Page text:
Poetry Parnassus: I Sell My Daughter for 100 Won (N. Korea)

Poetry Parnassus is a project of the 2012 Cultural Olympiad, hosted at the Southbank Centre in London. It ran from June 26 to July 1, and featured 145 poets from around the world. Here is the Guardian’s interactive map, where you can click on a country and read its poem. I will be posting one a day until they’re done.

I Sell My Daughter for 100 Won, by Jang Jin-sung (N. Korea)

Exhausted, in the midst of the market she stood
“For 100 won, my daughter I sell”
Heavy medallion of sorrow
A cardboard around her neck she had hung
Next to her young daughter
Exhausted, in the midst of the market she stood

A deaf-mute the mother
She gazed down at the ground, just ignoring
The curses the people all threw
As they glared
At the mother who sold
Her motherhood, her own flesh and blood

Her tears dried up
Though her daughter, upon learning
Her mother would perish of a deadly disease
Had buried her face in the mother’s long skirt
And bellowed, and cried
But the mother stood still
And her lips only quivered

Unable she was to give thanks to the soldier
Who slipped a hundred won into her hand
As he uttered
“It is your motherhood,
And not the daughter I’m buying”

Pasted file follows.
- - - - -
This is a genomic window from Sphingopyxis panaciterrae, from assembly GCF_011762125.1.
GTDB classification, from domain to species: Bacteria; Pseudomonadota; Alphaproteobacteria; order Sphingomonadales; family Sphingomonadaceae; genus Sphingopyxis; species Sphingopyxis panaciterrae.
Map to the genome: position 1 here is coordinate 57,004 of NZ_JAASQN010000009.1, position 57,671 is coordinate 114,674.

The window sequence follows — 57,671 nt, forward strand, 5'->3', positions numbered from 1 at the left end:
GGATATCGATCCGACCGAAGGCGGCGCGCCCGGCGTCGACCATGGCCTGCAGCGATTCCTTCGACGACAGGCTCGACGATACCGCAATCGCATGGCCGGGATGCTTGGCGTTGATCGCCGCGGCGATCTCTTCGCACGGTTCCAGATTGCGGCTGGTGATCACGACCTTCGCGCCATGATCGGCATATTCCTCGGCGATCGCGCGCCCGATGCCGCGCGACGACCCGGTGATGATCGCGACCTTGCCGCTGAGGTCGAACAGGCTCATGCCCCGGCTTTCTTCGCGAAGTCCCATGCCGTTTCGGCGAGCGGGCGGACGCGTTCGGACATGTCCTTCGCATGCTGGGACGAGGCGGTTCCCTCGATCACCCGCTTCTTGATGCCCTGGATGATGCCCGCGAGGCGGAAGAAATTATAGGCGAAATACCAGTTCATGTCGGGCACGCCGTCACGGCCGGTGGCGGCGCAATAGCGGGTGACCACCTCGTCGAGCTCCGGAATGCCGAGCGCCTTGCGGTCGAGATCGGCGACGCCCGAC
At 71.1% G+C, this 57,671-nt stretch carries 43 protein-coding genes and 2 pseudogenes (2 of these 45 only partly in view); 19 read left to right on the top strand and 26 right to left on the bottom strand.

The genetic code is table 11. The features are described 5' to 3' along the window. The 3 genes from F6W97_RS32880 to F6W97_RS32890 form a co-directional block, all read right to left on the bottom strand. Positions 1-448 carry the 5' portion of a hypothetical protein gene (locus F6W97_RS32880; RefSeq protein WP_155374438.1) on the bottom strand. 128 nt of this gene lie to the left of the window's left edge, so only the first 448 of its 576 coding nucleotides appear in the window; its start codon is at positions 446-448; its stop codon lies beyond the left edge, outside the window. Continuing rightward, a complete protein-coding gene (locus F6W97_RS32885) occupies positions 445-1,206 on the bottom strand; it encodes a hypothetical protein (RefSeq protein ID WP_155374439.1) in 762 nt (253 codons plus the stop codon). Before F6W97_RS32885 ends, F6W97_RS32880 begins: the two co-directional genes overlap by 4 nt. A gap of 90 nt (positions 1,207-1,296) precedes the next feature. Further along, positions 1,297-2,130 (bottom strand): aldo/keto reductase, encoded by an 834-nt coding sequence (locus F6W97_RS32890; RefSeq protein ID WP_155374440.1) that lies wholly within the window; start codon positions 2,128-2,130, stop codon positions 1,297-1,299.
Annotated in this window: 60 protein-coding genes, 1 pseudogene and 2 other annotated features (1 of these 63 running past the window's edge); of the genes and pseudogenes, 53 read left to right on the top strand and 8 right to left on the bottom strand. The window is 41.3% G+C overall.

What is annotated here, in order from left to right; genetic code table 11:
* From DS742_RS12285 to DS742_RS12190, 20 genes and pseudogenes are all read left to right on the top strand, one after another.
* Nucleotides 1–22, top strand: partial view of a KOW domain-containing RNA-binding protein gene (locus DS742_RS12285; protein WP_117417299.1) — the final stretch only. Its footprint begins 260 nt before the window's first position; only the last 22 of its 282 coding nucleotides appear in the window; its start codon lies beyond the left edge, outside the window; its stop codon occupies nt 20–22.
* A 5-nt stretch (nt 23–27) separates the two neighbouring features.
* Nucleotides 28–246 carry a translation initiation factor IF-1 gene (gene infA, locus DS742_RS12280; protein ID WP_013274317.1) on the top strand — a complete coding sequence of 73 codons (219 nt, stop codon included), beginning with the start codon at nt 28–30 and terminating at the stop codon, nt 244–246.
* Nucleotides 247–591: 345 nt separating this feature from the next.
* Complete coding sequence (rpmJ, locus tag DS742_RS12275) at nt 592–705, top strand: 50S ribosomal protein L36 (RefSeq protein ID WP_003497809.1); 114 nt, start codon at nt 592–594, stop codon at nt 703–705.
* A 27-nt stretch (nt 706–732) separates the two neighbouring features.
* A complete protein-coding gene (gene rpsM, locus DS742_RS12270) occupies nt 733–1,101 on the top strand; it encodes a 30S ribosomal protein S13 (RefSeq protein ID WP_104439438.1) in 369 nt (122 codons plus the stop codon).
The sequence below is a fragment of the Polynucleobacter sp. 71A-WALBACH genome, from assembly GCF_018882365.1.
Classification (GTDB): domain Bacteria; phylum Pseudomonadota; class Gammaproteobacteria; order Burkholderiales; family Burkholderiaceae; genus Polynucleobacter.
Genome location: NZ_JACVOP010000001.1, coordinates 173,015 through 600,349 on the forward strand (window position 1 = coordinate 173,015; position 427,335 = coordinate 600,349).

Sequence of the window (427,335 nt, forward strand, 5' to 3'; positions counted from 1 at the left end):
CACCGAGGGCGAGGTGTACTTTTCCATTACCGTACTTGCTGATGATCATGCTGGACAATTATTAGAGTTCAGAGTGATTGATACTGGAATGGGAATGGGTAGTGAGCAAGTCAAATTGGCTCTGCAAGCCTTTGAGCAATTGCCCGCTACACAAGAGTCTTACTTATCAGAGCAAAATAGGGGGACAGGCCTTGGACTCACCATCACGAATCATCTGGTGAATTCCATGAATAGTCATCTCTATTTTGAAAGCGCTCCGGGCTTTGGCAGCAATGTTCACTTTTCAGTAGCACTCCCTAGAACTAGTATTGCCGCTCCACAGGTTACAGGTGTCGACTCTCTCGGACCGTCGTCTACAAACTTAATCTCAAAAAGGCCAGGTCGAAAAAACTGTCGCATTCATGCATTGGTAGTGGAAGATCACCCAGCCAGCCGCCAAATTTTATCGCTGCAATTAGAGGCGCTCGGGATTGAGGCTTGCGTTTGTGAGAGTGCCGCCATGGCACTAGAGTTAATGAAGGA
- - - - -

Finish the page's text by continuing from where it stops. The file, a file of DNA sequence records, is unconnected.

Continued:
She took the money, and ran

A mother she was,
And the 100 won she had taken
She spent on a loaf of wheat bread
Toward her daughter she ran
As fast as she could
And pressed the bread on the child’s lips
“Forgive me, my child”
In the midst of the market she stood
And she wailed.

• Translated from the Korean by Sung Young Soon.

I was expecting an unusual poem from N. Korea, but not something like this. It’s a slice of stark social realism, though not what the poet’s government would have wished. A poor woman, dying from a terminal disease, attempts to sell her young daughter in a market for 100 won. On a basic human level this is deeply shocking behaviour. There’s a real ambiguity in her actions and we don’t quite know where they spring from. Does she want someone to take care of her daughter when she is dead? Whatever her motives, her response to the kindness of the soldier shows that “a mother she was.” Her grief at what fate has brought her to is perfectly expressed in the final line: “And she wailed.”

The poem is extremely direct, almost reportage, so the one metaphor really hits the reader. The cardboard sign round her neck, advertising the shameful offer, is a “heavy medallion of sorrow.” Furthermore, the translation seems slightly clumsy and old-fashioned, erasing any mellifluousness the original Korean might have possessed. If indeed it had any. This might be a very precise translation, true to the spirit of the original. In any case, the English language version perfectly complements the subject matter by not coating the poem in a skin of artifice. An extraordinarily honest and moving poem.

2 thoughts on “Poetry Parnassus: I Sell My Daughter for 100 Won (N. Korea)

  1. Beautiful in austerity. To give up one’s motherhood amidst a society comprised only of the careless healthy and soldiers: what we ask over and over again around the world. This poem touches that always already raw spot.

  2. I’ve read both the Korean and English version of this poem, and it’s a shame that some of the powerful message that is captured in the Korean version (much more succinct by the way) is lost in the English translation.

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